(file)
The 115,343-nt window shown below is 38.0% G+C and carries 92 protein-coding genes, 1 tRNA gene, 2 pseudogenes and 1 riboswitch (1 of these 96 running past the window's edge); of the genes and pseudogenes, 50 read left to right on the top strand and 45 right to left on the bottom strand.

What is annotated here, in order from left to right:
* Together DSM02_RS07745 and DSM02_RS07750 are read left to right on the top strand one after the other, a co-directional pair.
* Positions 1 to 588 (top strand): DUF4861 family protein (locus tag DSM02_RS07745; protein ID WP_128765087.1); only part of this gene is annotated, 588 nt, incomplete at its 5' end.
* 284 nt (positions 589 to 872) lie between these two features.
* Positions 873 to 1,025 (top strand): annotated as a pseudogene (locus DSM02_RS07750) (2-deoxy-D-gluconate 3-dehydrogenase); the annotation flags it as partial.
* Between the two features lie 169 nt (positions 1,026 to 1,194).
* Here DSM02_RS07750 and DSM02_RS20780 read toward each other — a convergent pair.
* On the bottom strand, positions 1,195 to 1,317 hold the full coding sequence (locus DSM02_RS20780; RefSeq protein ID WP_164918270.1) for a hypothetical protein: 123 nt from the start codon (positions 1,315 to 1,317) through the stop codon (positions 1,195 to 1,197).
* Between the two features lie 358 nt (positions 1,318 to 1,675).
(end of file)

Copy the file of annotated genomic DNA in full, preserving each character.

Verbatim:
The 115,343-nt window shown below is 38.0% G+C and carries 92 protein-coding genes, 1 tRNA gene, 2 pseudogenes and 1 riboswitch (1 of these 96 running past the window's edge); of the genes and pseudogenes, 50 read left to right on the top strand and 45 right to left on the bottom strand.

What is annotated here, in order from left to right:
* Together DSM02_RS07745 and DSM02_RS07750 are read left to right on the top strand one after the other, a co-directional pair.
* Positions 1 to 588 (top strand): DUF4861 family protein (locus tag DSM02_RS07745; protein ID WP_128765087.1); only part of this gene is annotated, 588 nt, incomplete at its 5' end.
* 284 nt (positions 589 to 872) lie between these two features.
* Positions 873 to 1,025 (top strand): annotated as a pseudogene (locus DSM02_RS07750) (2-deoxy-D-gluconate 3-dehydrogenase); the annotation flags it as partial.
* Between the two features lie 169 nt (positions 1,026 to 1,194).
* Here DSM02_RS07750 and DSM02_RS20780 read toward each other — a convergent pair.
* On the bottom strand, positions 1,195 to 1,317 hold the full coding sequence (locus DSM02_RS20780; RefSeq protein ID WP_164918270.1) for a hypothetical protein: 123 nt from the start codon (positions 1,315 to 1,317) through the stop codon (positions 1,195 to 1,197).
* Between the two features lie 358 nt (positions 1,318 to 1,675).